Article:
You’ve probably seen the green lock icon next to a secure URL, and it’s a signal to users that your connection to a site can be trusted to encrypt and manage user data. It’s been vital for eCommerce sites that manage payment card data, as well as any service that users might trust with personal data. Gmail and other Google services have used HTTPS for years to give users a sense of security. YouTube began implementing HTTPS for embeds across the site in 2011, and now it’s your turn. Applying an SSL (secure sockets layer) certificate will tell Google that your site is secure, but it will also signal users that your site can be trusted. The “positive results” mentioned in the Google announcement would indicate that users like seeing that a site is secure before they ever land on it. And as we can see from Google’s moves regarding mobile results, we know that user experience will always play a large role in search.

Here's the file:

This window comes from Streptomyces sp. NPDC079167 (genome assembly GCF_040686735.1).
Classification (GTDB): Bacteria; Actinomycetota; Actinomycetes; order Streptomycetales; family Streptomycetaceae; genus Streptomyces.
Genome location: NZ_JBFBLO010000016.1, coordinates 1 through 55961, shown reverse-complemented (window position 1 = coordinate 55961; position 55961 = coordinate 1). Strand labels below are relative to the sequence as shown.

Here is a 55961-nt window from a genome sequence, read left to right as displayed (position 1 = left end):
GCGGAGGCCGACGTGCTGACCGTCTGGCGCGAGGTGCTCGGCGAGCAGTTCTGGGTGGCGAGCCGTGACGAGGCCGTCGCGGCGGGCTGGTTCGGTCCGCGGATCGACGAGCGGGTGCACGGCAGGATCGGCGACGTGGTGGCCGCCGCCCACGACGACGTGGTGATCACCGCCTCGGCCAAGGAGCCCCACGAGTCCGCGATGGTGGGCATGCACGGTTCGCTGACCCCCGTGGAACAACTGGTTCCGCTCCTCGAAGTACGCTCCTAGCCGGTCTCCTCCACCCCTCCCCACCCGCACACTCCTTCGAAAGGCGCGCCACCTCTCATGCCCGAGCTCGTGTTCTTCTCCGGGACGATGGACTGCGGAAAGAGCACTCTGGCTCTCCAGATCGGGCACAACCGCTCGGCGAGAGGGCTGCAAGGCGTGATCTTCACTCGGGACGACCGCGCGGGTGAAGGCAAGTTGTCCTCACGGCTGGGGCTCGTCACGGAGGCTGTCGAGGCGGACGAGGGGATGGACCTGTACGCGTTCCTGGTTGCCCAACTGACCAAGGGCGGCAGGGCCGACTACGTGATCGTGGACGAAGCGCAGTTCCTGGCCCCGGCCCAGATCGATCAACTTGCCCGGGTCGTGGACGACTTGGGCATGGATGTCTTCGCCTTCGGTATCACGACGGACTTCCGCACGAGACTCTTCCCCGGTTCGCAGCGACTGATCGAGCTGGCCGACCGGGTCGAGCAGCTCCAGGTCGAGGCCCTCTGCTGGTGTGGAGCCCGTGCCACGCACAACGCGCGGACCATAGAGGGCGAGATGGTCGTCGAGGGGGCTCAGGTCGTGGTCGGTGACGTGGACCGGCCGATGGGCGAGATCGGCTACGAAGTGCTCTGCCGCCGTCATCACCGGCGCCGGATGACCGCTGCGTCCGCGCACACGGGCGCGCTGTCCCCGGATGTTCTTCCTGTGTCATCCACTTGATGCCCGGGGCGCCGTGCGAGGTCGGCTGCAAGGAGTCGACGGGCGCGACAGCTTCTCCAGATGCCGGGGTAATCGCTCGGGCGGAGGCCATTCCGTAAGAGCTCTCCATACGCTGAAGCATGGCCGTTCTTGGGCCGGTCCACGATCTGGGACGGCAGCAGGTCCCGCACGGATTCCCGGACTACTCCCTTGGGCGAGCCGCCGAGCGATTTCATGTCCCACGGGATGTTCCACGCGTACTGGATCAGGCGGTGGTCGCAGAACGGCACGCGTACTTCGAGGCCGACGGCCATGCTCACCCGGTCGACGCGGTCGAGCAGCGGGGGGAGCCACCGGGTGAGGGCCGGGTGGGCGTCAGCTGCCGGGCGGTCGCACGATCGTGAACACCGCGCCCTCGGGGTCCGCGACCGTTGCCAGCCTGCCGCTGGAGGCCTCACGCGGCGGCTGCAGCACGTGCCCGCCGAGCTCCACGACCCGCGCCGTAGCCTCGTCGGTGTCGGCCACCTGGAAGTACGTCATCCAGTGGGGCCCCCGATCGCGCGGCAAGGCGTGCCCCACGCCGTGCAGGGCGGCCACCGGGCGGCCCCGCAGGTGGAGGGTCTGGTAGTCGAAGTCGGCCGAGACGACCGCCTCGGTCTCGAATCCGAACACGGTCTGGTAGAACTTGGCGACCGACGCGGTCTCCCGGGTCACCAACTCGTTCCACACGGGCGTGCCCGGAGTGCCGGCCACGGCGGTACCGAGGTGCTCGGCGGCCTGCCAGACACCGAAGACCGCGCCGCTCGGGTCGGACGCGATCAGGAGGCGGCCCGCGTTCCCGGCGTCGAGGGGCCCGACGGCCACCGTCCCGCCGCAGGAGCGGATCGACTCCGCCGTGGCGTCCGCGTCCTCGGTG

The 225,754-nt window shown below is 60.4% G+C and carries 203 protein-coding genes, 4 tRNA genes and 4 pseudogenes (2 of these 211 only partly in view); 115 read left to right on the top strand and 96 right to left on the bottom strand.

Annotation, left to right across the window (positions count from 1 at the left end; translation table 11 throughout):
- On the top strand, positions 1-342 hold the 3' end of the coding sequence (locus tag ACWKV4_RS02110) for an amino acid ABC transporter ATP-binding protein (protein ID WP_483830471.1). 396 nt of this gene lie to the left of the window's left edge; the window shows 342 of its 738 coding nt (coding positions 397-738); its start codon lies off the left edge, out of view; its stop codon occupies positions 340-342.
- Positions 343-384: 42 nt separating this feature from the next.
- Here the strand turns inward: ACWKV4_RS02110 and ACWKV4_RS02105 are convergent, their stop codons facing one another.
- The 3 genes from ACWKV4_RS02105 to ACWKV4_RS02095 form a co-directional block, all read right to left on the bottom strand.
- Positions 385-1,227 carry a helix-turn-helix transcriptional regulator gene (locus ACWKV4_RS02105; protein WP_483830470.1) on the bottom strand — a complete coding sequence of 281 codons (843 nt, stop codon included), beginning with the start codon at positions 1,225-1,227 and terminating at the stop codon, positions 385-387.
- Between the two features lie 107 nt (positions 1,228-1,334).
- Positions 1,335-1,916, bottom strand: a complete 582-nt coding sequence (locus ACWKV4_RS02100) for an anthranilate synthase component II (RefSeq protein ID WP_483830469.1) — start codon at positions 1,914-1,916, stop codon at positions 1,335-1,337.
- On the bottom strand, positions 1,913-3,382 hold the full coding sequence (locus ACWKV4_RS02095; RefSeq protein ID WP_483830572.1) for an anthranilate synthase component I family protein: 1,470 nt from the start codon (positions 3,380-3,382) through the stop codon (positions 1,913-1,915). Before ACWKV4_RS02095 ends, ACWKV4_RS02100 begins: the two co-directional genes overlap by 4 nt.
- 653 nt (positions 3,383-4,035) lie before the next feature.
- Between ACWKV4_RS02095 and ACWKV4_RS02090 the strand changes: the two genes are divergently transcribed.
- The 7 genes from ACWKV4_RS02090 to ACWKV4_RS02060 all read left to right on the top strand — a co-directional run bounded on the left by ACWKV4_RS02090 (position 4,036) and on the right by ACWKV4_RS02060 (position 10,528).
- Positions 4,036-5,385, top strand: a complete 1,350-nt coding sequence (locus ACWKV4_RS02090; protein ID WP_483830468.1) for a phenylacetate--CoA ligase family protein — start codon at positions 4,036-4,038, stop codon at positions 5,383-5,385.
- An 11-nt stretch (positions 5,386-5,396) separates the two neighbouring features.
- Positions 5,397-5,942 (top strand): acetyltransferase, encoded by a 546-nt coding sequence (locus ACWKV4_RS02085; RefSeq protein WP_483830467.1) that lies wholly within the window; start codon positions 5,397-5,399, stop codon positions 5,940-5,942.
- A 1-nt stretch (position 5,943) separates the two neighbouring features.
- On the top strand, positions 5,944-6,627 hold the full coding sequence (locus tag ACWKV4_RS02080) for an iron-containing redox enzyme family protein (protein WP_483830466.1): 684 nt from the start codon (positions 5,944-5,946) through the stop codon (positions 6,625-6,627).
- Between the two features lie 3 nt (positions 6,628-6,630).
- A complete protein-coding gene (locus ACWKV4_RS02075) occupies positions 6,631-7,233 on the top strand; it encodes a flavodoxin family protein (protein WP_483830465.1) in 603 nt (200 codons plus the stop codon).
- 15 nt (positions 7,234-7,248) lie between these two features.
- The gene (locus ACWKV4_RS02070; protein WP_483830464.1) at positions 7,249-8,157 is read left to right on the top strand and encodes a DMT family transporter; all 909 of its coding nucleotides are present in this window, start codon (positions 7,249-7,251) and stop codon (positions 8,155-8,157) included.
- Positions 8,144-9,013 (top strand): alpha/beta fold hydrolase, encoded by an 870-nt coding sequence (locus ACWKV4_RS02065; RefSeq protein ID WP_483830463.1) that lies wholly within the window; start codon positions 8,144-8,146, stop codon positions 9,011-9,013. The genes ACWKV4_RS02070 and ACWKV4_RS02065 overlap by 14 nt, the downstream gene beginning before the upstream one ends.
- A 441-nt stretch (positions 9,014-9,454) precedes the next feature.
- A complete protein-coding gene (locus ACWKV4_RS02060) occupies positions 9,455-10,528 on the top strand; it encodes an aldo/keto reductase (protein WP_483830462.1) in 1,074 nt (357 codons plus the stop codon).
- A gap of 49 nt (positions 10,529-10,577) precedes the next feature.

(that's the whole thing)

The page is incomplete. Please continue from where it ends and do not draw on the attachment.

If you run an eCommerce site, you probably return HTTPS pages once a user logs into your site, or as soon as they proceed to the checkout page. Amazon, for instance, serves up unsecured pages until you begin checkout, after which everything is HTTPS. It makes sense, and you know your transaction is secure.

Why Should I Care?

Right now, you’re probably asking yourself, “Why the heck does Google think my blog needs to be encrypted?” And that’s an incredibly valid question, insightful reader. HTTPS is meant to ensure that data transactions are done with the highest possible security, and most sites simply do not require that level of encryption.